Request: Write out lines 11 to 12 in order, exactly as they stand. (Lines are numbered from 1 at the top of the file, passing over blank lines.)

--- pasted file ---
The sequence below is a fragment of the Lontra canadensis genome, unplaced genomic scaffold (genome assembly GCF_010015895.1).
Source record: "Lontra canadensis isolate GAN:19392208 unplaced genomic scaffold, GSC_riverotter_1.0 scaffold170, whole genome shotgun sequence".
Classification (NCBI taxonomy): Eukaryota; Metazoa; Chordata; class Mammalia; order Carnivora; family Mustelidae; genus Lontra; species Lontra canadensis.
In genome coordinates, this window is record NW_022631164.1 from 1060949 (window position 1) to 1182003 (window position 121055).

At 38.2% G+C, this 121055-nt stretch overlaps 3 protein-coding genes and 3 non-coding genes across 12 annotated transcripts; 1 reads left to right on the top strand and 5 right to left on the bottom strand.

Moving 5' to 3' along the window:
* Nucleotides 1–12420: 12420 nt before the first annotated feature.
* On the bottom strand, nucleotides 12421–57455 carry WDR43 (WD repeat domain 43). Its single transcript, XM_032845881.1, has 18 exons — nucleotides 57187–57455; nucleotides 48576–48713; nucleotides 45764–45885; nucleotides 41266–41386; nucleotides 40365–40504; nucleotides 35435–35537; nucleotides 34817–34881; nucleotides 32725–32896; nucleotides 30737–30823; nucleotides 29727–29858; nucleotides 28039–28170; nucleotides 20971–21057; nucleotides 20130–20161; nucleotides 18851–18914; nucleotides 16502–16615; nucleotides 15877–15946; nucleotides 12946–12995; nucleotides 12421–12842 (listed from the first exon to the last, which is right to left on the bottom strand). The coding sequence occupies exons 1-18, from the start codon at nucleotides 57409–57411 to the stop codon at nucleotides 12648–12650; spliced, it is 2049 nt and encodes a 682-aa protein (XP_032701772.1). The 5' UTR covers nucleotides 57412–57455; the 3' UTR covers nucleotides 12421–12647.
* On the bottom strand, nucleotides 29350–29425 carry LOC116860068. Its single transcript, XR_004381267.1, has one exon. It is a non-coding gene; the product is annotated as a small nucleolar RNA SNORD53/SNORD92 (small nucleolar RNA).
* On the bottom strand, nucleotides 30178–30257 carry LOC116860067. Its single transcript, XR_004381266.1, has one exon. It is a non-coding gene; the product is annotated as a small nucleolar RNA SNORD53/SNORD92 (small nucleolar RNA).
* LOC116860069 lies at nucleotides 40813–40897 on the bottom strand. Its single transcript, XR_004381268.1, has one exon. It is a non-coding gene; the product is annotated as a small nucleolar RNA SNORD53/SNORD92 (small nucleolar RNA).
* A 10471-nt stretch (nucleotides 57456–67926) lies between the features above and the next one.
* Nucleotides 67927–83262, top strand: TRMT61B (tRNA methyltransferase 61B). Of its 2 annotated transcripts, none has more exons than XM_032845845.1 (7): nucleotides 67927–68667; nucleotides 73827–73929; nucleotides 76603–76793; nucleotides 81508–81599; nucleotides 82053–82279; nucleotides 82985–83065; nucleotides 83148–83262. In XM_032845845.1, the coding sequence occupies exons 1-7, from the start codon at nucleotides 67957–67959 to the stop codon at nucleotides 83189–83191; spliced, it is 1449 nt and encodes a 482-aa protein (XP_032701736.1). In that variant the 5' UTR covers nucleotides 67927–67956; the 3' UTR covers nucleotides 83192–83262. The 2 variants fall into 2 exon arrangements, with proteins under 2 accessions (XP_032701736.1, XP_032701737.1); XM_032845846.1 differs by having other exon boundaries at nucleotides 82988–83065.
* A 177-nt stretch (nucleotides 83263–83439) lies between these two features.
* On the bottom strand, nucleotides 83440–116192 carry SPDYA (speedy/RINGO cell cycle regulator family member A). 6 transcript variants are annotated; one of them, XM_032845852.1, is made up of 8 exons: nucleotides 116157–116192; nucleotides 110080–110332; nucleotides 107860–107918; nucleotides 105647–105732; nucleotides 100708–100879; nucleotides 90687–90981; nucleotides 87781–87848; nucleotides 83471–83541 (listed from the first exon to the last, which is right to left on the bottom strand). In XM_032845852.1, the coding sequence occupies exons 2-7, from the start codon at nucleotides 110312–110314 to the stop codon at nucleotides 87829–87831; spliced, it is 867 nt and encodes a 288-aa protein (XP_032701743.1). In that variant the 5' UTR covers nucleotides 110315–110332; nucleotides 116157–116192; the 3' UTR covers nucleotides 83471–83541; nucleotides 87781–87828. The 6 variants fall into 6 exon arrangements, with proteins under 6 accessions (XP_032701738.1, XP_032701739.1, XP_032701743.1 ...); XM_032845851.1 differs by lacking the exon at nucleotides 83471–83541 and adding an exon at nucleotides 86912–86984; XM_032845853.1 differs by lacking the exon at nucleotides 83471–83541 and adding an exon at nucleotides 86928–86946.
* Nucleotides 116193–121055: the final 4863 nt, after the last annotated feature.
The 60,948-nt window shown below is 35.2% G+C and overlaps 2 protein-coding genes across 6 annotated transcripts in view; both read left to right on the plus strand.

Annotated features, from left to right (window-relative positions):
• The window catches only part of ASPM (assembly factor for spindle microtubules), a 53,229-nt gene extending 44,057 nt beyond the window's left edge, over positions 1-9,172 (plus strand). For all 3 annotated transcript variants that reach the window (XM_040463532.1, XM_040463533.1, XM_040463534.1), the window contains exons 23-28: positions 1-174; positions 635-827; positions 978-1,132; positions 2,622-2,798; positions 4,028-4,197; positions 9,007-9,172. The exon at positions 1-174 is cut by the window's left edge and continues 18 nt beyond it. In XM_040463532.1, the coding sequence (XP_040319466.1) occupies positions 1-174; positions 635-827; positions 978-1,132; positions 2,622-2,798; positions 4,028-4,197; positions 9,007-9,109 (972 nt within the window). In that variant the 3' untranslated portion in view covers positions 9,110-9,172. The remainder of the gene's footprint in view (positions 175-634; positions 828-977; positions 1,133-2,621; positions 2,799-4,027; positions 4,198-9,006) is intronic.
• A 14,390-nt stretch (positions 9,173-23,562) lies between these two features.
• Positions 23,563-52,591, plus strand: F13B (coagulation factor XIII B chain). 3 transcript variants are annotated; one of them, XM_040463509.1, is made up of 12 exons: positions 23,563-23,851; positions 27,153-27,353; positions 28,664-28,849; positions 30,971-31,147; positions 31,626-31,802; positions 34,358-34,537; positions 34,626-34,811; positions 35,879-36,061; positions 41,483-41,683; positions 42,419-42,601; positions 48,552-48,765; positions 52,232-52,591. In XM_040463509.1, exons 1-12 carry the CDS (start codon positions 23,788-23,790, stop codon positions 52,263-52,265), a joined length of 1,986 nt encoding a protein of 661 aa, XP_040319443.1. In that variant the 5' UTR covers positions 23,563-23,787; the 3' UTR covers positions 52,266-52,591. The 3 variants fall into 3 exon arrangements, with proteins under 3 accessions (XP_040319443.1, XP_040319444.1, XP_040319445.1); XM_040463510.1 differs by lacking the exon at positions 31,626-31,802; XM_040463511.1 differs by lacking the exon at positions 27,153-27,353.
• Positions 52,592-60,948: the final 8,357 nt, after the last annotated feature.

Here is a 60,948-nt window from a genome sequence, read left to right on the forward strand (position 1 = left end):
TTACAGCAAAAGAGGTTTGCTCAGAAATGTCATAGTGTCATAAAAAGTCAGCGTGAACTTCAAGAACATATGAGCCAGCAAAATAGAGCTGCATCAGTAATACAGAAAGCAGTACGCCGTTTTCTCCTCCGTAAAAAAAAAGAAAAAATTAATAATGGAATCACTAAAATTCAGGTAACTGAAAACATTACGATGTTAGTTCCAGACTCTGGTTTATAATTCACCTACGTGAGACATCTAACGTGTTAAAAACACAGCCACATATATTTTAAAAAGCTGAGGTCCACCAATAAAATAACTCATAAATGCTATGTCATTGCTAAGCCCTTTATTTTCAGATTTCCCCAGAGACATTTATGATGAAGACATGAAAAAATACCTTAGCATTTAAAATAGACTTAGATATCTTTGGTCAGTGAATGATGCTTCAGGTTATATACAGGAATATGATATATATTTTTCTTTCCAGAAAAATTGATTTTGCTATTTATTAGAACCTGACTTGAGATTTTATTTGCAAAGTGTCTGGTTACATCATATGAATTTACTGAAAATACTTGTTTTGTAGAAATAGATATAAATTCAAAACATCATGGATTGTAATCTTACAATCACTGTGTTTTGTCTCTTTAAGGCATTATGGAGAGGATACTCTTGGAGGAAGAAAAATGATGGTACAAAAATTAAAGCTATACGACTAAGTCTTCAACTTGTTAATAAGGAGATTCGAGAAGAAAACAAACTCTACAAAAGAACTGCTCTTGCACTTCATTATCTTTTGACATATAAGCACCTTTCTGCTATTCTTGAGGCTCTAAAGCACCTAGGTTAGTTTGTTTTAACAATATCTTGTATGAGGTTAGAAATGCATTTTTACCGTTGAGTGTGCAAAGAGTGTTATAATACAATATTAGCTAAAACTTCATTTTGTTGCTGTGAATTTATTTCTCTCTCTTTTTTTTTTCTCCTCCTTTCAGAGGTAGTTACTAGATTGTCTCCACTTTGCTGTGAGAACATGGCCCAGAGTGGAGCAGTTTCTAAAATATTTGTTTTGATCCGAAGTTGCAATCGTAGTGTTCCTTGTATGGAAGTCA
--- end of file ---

* LOC116860069 lies at nucleotides 40813–40897 on the bottom strand. Its single transcript, XR_004381268.1, has one exon. It is a non-coding gene; the product is annotated as a small nucleolar RNA SNORD53/SNORD92 (small nucleolar RNA).
* A 10471-nt stretch (nucleotides 57456–67926) lies between the features above and the next one.